Use familiar words


In a book about writing, Jerry Jenkins asks: “Is there an objective standard for good writing?” His answer: “Probably not, but like most people—I think—I appreciate clean, concise, uncluttered prose that’s easy to read and understand. The most common comment I get is that my writing reads too easily. But that’s intentional. It’s hard work to write clearly.”1

Judging writing is a subjective art. What one person considers good, another person may think is rubbish. I encounter this when editing Japan Harvest—sometimes two editors disagree about the best way to express an idea. Authors and editors periodically clash too.

One issue we’re discussing at Japan Harvest is our policy of using US or Commonwealth English spellings and standards depending on an author’s background and preference. Because we are not based in an English-speaking country and have an international audience, there is no clear answer to this problem. US authors may object to “maths” being used in place of “math” in their writing, just as Commonwealth-background authors might protest about “cilantro” replacing “coriander” (the leaf, used in cooking) in something they’ve written. Therefore we encourage, wherever possible, the use of common words, that is, words that are universally understood.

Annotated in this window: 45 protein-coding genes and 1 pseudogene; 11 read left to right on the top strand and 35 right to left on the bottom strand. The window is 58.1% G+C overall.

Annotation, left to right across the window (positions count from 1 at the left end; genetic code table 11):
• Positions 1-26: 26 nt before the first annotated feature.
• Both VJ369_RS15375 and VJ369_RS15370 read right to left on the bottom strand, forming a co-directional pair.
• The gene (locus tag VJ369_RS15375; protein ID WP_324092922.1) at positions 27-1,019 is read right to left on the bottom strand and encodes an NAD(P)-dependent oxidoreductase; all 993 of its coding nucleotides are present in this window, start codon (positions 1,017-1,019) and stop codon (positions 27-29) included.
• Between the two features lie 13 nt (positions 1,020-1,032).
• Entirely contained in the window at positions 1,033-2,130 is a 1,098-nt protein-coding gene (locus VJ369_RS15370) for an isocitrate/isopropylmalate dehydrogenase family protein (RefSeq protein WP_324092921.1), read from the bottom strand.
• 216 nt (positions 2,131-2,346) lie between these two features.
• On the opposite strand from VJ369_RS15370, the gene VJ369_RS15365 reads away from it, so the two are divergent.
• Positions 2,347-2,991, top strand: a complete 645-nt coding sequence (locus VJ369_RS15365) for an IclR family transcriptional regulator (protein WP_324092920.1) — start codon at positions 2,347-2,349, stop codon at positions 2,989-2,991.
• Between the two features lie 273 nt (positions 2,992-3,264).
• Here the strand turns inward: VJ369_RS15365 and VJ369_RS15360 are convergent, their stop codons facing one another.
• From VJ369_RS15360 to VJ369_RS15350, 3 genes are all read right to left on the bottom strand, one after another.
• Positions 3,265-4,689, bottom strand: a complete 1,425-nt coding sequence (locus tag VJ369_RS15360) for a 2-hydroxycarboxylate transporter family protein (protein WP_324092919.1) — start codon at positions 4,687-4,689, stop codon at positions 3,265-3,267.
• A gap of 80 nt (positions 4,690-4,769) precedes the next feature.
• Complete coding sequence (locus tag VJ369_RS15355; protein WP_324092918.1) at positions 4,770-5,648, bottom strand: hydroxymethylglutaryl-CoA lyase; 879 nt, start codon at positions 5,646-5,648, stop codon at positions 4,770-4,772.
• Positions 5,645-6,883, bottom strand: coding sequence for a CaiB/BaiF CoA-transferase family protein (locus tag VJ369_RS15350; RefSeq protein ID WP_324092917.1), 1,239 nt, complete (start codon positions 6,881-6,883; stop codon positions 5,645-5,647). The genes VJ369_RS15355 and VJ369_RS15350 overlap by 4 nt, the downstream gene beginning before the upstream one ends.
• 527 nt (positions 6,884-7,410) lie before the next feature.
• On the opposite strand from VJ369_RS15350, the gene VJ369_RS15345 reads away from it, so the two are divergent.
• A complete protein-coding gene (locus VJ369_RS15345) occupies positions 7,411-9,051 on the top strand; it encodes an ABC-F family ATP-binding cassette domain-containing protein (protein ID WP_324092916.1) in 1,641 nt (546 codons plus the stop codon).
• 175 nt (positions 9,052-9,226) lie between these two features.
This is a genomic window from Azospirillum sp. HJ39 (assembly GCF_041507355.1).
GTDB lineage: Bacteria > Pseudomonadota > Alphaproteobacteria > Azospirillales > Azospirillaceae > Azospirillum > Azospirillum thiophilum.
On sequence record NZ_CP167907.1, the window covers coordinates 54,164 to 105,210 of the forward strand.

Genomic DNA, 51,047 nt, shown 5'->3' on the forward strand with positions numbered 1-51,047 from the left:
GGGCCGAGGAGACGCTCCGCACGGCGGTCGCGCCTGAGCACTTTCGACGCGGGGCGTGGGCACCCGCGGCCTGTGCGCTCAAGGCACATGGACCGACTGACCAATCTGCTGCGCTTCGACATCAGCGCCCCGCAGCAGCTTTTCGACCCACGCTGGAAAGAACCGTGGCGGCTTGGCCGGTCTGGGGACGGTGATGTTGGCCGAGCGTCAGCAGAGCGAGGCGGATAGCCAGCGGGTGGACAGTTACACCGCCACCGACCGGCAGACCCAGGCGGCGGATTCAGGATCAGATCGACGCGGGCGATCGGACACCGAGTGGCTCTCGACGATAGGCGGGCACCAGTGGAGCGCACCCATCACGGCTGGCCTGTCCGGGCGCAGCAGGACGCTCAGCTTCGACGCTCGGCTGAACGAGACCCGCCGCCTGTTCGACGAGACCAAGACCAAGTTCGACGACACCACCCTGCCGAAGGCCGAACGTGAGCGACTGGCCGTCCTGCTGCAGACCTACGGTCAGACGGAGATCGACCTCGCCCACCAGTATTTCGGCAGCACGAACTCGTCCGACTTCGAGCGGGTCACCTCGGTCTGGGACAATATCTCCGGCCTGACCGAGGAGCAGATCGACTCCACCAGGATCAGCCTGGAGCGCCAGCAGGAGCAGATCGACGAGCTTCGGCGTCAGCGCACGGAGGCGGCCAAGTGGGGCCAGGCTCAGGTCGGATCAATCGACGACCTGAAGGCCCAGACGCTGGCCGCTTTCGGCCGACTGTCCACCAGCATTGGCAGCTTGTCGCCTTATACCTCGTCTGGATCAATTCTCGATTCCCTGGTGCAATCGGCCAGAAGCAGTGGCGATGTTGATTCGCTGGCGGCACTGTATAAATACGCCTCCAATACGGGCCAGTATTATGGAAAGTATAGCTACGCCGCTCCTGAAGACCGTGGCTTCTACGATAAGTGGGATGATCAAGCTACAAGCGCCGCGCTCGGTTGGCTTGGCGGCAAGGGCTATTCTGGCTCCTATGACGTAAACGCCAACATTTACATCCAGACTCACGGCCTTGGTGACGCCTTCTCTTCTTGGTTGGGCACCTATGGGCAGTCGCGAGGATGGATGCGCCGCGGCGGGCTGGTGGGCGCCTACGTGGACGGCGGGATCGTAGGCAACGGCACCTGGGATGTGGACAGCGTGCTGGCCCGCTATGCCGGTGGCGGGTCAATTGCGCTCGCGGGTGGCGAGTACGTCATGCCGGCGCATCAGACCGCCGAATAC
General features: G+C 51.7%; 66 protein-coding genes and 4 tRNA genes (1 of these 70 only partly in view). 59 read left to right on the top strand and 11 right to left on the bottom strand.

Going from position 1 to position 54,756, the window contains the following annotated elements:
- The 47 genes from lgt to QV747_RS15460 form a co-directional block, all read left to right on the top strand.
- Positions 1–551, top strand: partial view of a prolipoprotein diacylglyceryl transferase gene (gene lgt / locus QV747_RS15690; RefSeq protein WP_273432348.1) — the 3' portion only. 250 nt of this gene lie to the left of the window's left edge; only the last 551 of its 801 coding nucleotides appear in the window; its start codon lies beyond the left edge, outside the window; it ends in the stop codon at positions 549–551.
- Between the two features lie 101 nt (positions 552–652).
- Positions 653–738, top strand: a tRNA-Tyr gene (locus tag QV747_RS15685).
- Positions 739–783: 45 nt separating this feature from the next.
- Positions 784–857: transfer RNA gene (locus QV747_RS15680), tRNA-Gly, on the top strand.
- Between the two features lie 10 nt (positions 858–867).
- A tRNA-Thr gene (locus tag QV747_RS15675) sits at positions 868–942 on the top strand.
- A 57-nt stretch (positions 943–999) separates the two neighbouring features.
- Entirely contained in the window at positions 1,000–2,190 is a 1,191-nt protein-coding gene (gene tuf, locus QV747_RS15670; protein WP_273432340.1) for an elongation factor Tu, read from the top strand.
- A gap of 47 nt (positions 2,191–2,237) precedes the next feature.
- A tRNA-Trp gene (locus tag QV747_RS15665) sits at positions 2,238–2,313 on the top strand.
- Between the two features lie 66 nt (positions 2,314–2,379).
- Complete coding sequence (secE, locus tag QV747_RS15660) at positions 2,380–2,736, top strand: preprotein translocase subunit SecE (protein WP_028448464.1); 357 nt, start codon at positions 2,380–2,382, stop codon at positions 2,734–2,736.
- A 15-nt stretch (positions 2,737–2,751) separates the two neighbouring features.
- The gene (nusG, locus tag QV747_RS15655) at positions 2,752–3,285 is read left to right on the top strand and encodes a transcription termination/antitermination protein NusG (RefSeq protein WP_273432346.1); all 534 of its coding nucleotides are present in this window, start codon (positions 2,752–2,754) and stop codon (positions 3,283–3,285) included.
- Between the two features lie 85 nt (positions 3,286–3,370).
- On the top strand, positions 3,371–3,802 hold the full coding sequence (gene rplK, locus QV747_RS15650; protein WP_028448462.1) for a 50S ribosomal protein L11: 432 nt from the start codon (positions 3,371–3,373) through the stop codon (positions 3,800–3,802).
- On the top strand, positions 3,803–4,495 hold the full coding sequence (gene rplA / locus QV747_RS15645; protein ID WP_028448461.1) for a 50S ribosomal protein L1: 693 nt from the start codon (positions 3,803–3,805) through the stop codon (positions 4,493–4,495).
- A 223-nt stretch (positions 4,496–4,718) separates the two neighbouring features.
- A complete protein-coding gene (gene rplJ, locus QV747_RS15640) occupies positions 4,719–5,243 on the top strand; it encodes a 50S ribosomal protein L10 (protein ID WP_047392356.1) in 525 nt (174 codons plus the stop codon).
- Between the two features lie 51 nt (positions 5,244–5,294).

As Jenkins says, most people like writing that is easy to read. This is difficult, especially when you have an international audience, but it’s a worthwhile goal. You can’t assume that, just because you write something about an important topic, people will read it. You need to make it easy for your audience to access, otherwise they will probably move on to something else.

Wendy Marshall is the managing editor of Japan Harvest. She’s learnt most of what she knows about writing from her international critique group, Truth Talk. She’s Australian and works with OMF International.

1. Jerry B. Jenkins. Writing for the Soul (Cincinnati: Writer’s Digest Books, 2006), 105.

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